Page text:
It’s been 25 years since the bloody events of January 13, 1991, but for three former Klaipėda councilmen they remain etched forever in their memories. “Some of the names have faded away and some of the ill-famed sites have been brought down, but the recollections of that tragic night are still very vivid, as if we lived through it recently,” said the men, Vytautas Lupeika, Benonas Launikonis and Dionyzas Varkalis.
Even though Klaipėda was 300 kilometres away from the Lithuanian capital Vilnius, the probability of seeing a repetition of the Vilnius TV Tower massacre in the Lithuanian seaport was very big, they said.
“As the outpost of the Soviet empire’s western borders, Klaipėda had a ramped up military presence. With the news on the Vilnius TV Tower attack out, the Soviet military division in Klaipėda went out with bravado on patrol displaying their military might: the tanks would speedily rattle towards the Lenin Monument [where Atgimimo Square now is] and spin around with the paratroopers atop the hatches and ready for anything. There was a sense of imminent danger,” said Benonas Launikonis.
With the anticipation that something terrible could happen to the fledgling independent state, Klaipėda, led by the-then city Council chairman Vytautas Čepas, had been preparing for the worst for quite some time.
“The menace was real and tangible all over the place. I was told to take care of the city’s call centre stations if anything horrible happened. There was a wide understanding in the Council that, if the Soviet troops were given the order to take over power in the country, they would start it by seizing the means of communication,” Vytautas Lupeika, a former Klaipėda Councilman and one of the big names of Sąjūdis’ Klaipėda affiliate back in the 1990s, told The Lithuania Tribune.
Together with some volunteer city defenders, he visited the city’s telephone exchanges on the night of January 13, 1991 – around seven or eight of them – scattered all over Klaipėda, to observe the workers’ mood and instruct the employees on how to behave if the communication facilities were forcibly taken over by Soviet troops. Among the first facilities to have been occupied by the Soviet military in Vilnius in 1991 was a telecommunication centre in Vilnius.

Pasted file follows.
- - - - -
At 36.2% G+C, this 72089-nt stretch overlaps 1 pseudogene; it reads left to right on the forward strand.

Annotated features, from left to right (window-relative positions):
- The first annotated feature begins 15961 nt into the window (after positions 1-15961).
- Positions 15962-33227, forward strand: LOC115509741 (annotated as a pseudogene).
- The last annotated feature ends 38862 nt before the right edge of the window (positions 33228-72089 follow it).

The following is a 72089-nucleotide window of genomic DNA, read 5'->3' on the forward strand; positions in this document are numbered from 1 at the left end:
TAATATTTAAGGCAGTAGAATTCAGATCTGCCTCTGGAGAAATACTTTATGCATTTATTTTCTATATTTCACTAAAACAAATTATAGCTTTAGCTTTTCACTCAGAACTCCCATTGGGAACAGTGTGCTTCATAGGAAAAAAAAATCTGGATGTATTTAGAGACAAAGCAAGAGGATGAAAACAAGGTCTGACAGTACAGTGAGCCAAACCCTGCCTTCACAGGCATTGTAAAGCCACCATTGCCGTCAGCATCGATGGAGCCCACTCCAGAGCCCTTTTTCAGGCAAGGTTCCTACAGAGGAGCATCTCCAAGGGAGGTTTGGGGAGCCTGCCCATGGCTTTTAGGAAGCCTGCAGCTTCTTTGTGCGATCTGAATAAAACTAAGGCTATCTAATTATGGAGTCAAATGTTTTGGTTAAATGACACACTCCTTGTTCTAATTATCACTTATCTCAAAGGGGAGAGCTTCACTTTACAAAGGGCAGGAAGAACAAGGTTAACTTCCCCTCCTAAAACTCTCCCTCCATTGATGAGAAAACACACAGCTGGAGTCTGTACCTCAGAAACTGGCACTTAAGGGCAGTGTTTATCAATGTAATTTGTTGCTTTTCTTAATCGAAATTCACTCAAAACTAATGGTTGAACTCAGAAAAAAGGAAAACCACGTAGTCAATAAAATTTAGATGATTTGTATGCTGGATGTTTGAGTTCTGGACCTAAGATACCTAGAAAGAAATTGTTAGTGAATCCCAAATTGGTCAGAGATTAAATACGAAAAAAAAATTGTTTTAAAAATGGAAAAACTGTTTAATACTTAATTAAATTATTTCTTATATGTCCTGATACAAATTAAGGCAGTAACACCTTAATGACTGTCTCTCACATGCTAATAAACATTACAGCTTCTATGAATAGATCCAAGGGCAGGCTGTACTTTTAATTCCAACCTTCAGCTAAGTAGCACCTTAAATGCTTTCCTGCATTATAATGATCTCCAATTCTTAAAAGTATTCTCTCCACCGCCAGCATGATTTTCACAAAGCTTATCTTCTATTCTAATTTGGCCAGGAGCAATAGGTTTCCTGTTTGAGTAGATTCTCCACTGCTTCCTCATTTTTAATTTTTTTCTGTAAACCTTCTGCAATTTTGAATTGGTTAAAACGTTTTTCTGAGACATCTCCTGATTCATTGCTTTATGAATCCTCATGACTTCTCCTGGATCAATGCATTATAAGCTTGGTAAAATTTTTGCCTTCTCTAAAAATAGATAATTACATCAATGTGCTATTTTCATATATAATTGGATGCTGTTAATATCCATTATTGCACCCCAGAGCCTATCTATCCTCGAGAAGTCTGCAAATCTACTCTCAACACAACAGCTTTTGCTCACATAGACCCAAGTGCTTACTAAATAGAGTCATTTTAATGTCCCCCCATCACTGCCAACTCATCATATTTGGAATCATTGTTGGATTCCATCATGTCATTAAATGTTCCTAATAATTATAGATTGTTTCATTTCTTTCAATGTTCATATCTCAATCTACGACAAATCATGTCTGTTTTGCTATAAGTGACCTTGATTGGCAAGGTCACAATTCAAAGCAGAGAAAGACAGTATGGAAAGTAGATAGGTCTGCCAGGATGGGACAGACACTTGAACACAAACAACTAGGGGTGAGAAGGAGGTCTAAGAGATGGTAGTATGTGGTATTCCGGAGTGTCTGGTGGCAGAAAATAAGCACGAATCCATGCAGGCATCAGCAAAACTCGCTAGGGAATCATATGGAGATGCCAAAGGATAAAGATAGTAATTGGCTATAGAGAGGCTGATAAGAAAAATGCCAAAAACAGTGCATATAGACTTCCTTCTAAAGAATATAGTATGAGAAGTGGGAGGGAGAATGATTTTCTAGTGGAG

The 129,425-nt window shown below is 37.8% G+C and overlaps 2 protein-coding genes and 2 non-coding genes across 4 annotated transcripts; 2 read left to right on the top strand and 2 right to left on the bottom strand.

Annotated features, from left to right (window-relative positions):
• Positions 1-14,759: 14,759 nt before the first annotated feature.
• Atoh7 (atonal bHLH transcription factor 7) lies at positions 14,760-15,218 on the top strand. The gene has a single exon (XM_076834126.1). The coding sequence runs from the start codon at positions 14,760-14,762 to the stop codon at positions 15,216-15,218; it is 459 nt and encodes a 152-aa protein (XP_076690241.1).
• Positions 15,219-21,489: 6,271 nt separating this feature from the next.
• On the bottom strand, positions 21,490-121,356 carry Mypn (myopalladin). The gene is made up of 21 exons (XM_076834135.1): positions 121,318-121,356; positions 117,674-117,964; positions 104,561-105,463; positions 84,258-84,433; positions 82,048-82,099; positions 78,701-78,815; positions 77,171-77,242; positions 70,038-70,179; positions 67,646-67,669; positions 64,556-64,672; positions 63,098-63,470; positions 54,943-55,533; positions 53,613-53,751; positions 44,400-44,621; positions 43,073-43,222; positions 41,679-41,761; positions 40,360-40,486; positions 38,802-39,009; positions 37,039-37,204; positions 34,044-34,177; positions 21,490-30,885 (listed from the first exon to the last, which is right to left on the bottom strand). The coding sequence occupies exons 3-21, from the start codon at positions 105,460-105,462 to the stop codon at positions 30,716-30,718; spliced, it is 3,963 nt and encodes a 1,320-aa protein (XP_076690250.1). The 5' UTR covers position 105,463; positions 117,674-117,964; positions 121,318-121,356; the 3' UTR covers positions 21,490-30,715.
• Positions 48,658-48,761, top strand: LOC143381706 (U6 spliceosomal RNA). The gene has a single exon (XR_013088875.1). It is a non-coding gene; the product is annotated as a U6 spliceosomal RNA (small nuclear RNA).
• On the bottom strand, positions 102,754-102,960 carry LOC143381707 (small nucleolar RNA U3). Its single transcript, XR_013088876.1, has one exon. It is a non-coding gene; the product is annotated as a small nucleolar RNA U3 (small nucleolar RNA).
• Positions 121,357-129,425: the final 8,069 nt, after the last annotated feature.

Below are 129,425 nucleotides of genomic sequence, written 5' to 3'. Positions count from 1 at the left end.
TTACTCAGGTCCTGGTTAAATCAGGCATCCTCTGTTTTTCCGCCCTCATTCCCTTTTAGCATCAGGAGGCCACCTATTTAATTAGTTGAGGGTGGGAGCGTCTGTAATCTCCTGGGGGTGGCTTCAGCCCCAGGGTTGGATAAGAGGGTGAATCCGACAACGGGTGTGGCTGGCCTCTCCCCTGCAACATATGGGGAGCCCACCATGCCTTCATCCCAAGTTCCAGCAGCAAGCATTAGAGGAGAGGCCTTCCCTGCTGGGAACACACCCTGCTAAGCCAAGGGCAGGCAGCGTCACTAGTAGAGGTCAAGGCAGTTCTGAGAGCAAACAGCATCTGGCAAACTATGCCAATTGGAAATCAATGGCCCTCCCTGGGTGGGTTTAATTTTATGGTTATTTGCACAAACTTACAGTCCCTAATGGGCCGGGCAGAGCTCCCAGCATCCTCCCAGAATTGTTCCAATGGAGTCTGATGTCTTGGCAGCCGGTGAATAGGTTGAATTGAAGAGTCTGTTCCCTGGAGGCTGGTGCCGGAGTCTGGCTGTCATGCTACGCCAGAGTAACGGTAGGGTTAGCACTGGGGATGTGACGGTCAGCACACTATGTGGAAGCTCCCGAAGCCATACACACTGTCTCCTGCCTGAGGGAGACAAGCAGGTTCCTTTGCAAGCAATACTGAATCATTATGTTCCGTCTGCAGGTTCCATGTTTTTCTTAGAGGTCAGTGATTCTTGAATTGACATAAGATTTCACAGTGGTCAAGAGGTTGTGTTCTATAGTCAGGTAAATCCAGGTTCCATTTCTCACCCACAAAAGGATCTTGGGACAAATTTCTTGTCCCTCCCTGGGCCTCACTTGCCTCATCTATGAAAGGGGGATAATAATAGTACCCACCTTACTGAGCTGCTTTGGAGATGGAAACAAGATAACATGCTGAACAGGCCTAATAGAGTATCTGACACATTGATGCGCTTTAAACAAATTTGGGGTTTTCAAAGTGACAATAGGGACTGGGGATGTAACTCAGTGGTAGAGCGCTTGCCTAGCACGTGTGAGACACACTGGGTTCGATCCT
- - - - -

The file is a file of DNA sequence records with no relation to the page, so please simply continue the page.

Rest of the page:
“To tell the truth, some of the staff were disloyal to the restored state of Lithuania – I could easily see it just by looking at some of the faces. Most of the workers were non-Lithuanians,” Lupeika said.
Part of the call station personnel seemed confused and agitated, he said: “In one calling station, we found its supervisors sipping cognac and playing chess. I could not fight the hunch that they were in an elevated mood because of what was happening in Vilnius,” he said.
Some of the city’s communication centre heads had swiftly left for Russia after the old Kremlin apparatchiks-led coup against Mikhail Gorbachev, the last leader of the crumbling Soviet Union, failed in August of 1991, he said.
Where Klaipėda University campus is now situated, there was a division of Soviet troops stationed, led by the notorious general Ivan Chernych in the 1990s.
“After the January 13 events in the capital, some Soviet tanks left the site of deployment and rattled onto Klaipėda’s streets with the paratroopers on top clutching their rifles,” Lupeika remembered.
Possible bloodshed was averted by Vytautas Čepas, the council chairman, who rang up Chernych and urged him to get the tanks back in their garrison.
The former Klaipėda councilman said he sometimes still cannot grasp how lucky Lithuania – and Klaipėda – were to have avoided serious bloodshed in the city.